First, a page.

It has now been a year since the Supreme Court’s landmark decision recognizing, and broadly defining the elements of, the implied certification theory of FCA liability in Universal Health Services v. United States ex rel. Escobar, 136 S. Ct. 1989 (2016). As we have detailed previously, in Escobar, the Supreme Court held that there could be FCA liability under the so-called "implied certification" theory of liability "at least where two conditions are satisfied: first, the claim does not merely request payment, but also makes specific representations about the goods or services provided; and second, the defendant’s failure to disclose noncompliance with material statutory, regulatory, or contractual requirements makes those representations misleading half-truths." 136 S. Ct. at 2001. The Escobar Court also went on to "clarify how [the] FCA materiality requirement should be enforced[,]" notably stating that materiality is a "rigorous" and "demanding" requirement that requires a showing, by factual proof, more than that the government merely had the "option" to refuse payment had it known of the alleged noncompliance, but instead something more akin to a showing that the government did or actually would have refused payment had it known of the alleged matter at issue. Id. at 2002–03.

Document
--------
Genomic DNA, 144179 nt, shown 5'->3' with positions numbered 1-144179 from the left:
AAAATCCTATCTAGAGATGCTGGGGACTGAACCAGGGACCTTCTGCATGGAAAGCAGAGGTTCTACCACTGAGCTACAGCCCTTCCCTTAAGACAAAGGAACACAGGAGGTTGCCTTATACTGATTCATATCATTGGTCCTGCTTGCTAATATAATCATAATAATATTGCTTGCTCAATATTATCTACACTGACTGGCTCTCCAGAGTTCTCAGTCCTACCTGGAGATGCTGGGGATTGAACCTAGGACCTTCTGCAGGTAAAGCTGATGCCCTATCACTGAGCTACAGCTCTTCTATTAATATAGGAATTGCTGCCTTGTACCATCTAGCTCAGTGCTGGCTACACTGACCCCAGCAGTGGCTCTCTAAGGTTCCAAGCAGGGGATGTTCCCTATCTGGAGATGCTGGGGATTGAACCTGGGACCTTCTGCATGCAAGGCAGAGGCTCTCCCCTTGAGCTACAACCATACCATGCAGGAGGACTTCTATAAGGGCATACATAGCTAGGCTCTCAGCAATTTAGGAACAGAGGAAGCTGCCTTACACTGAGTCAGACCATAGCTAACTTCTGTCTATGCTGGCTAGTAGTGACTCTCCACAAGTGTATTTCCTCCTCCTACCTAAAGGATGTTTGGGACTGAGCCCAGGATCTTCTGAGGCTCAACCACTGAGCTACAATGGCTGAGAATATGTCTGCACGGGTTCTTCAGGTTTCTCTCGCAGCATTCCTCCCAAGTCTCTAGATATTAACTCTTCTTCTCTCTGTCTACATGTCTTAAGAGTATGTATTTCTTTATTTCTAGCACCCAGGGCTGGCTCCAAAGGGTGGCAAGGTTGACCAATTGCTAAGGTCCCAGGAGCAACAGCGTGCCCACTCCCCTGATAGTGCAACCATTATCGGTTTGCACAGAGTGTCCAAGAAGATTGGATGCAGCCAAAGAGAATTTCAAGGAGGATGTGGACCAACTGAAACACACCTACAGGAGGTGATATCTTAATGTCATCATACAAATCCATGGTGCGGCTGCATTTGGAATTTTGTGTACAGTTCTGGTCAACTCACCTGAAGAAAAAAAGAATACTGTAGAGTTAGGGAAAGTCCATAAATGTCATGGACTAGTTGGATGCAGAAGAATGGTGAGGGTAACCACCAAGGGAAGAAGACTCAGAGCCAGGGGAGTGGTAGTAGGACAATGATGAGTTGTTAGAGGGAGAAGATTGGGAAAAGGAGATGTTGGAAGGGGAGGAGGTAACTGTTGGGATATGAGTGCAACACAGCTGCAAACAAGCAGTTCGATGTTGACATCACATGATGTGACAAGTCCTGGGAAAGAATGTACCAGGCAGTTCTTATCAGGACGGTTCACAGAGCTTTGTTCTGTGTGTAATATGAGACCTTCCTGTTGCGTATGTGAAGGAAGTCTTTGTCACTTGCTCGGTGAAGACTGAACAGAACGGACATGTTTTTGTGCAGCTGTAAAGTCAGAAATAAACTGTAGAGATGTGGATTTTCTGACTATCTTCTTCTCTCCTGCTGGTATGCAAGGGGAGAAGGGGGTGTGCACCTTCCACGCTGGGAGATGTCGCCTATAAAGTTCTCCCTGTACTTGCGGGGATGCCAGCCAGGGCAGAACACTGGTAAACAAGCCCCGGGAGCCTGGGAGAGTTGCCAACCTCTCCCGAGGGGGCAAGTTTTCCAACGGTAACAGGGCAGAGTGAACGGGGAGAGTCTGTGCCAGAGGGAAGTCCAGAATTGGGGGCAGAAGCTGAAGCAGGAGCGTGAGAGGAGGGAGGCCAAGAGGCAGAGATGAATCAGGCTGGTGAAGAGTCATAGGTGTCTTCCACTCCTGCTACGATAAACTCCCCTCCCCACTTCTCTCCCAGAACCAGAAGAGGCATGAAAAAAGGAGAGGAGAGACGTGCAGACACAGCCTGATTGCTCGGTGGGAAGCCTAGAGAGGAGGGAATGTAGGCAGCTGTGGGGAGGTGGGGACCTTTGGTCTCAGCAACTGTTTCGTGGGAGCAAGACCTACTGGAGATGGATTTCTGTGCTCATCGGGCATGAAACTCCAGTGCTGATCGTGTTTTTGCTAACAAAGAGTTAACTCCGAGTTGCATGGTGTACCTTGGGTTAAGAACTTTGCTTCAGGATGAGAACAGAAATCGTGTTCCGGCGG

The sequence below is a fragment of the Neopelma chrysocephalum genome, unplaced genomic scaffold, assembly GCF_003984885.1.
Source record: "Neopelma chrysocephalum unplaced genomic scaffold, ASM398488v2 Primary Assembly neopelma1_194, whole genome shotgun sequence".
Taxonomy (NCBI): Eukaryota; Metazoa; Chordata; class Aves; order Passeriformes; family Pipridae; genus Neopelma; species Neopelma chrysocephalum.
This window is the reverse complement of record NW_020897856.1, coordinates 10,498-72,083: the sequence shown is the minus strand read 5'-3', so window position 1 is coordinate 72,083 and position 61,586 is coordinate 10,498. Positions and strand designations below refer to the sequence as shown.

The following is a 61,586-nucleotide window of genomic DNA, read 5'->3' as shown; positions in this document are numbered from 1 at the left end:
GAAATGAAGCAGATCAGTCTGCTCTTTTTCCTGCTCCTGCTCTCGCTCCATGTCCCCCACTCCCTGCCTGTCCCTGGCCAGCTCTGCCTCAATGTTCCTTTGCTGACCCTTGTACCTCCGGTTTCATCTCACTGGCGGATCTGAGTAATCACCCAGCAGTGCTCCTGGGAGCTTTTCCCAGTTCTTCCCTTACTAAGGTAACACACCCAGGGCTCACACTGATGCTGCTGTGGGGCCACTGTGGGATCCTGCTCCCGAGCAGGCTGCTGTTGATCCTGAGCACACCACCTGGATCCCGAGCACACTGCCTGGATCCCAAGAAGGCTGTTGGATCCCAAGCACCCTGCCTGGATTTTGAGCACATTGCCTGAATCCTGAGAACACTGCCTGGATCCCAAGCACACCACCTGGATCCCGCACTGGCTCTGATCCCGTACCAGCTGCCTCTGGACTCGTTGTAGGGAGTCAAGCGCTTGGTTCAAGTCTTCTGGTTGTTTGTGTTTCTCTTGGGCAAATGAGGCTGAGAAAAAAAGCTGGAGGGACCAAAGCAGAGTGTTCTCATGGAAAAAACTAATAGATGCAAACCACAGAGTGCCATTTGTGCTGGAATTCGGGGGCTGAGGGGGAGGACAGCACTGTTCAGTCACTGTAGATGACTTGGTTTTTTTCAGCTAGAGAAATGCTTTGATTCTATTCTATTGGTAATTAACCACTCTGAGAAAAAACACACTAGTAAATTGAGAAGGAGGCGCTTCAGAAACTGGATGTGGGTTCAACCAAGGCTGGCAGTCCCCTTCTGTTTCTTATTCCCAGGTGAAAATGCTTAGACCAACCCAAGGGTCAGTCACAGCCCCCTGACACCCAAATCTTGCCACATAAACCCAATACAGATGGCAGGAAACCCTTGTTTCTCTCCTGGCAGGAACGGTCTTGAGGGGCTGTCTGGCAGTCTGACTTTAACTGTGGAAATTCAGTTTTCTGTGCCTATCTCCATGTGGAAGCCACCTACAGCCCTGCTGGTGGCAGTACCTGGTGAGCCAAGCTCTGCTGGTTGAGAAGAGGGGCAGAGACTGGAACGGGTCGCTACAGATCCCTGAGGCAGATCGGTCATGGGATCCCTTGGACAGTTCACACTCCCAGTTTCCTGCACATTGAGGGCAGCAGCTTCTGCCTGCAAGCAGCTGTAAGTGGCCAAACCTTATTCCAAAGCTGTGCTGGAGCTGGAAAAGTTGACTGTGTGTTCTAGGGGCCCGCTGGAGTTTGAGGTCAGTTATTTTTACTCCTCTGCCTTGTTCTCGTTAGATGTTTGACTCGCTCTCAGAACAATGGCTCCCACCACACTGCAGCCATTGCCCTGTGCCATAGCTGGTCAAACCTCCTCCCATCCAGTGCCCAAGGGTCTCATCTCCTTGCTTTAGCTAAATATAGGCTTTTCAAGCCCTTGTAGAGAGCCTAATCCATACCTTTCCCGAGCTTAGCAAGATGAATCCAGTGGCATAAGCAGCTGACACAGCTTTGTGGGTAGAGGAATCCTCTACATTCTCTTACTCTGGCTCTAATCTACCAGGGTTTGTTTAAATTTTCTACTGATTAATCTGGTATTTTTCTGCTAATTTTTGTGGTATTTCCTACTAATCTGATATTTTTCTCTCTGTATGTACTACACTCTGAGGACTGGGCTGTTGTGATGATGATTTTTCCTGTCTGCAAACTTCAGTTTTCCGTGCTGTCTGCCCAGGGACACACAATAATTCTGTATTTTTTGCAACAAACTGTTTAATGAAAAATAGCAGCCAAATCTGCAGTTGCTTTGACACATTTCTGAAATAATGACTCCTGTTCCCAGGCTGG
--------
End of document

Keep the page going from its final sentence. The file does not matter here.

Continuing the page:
Two questions have stood at the forefront of discussion regarding Escobar over the past year. First, must both of Escobar‘s "two conditions" be satisfied to establish liability under an implied certification theory? Or, more specifically, is a "specific representation" about the goods or services a prerequisite to FCA liability, or does Escobar leave the door open for liability where the allegation is that the claim itself merely somehow "implies" compliance with some legal requirement? And second, what exactly must an FCA plaintiff plead or prove to establish that noncompliance with a legal requirement is "material"? Over the past six months, a number of appellate courts have had their first foray into the post-Escobar world and have begun to wrestle with these questions. There are some common themes, but differences are emerging as well.